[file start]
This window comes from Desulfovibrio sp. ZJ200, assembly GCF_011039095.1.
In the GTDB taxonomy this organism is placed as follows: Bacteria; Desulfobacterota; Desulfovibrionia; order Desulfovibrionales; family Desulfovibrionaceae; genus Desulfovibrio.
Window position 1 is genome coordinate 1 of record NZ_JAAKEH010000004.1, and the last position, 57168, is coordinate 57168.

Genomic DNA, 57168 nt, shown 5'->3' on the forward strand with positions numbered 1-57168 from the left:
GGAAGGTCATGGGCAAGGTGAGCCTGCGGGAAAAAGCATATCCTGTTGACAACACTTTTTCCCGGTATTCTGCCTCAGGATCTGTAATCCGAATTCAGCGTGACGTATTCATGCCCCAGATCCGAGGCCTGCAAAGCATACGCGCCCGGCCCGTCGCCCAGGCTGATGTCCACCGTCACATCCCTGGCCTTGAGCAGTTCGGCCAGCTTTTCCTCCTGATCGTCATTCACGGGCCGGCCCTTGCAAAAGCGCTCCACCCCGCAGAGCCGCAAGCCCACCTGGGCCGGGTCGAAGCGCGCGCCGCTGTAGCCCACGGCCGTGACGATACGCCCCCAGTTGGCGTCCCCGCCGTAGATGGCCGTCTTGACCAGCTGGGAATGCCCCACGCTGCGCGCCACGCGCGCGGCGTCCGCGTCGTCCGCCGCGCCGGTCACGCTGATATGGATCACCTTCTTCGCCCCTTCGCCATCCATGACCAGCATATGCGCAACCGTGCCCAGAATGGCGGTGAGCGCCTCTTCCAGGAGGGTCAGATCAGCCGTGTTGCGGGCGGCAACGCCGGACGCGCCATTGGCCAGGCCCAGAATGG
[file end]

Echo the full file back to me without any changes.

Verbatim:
This window comes from Desulfovibrio sp. ZJ200, assembly GCF_011039095.1.
In the GTDB taxonomy this organism is placed as follows: Bacteria; Desulfobacterota; Desulfovibrionia; order Desulfovibrionales; family Desulfovibrionaceae; genus Desulfovibrio.
Window position 1 is genome coordinate 1 of record NZ_JAAKEH010000004.1, and the last position, 57168, is coordinate 57168.

Genomic DNA, 57168 nt, shown 5'->3' on the forward strand with positions numbered 1-57168 from the left:
GGAAGGTCATGGGCAAGGTGAGCCTGCGGGAAAAAGCATATCCTGTTGACAACACTTTTTCCCGGTATTCTGCCTCAGGATCTGTAATCCGAATTCAGCGTGACGTATTCATGCCCCAGATCCGAGGCCTGCAAAGCATACGCGCCCGGCCCGTCGCCCAGGCTGATGTCCACCGTCACATCCCTGGCCTTGAGCAGTTCGGCCAGCTTTTCCTCCTGATCGTCATTCACGGGCCGGCCCTTGCAAAAGCGCTCCACCCCGCAGAGCCGCAAGCCCACCTGGGCCGGGTCGAAGCGCGCGCCGCTGTAGCCCACGGCCGTGACGATACGCCCCCAGTTGGCGTCCCCGCCGTAGATGGCCGTCTTGACCAGCTGGGAATGCCCCACGCTGCGCGCCACGCGCGCGGCGTCCGCGTCGTCCGCCGCGCCGGTCACGCTGATATGGATCACCTTCTTCGCCCCTTCGCCATCCATGACCAGCATATGCGCAACCGTGCCCAGAATGGCGGTGAGCGCCTCTTCCAGGAGGGTCAGATCAGCCGTGTTGCGGGCGGCAACGCCGGACGCGCCATTGGCCAGGCCCAGAATGG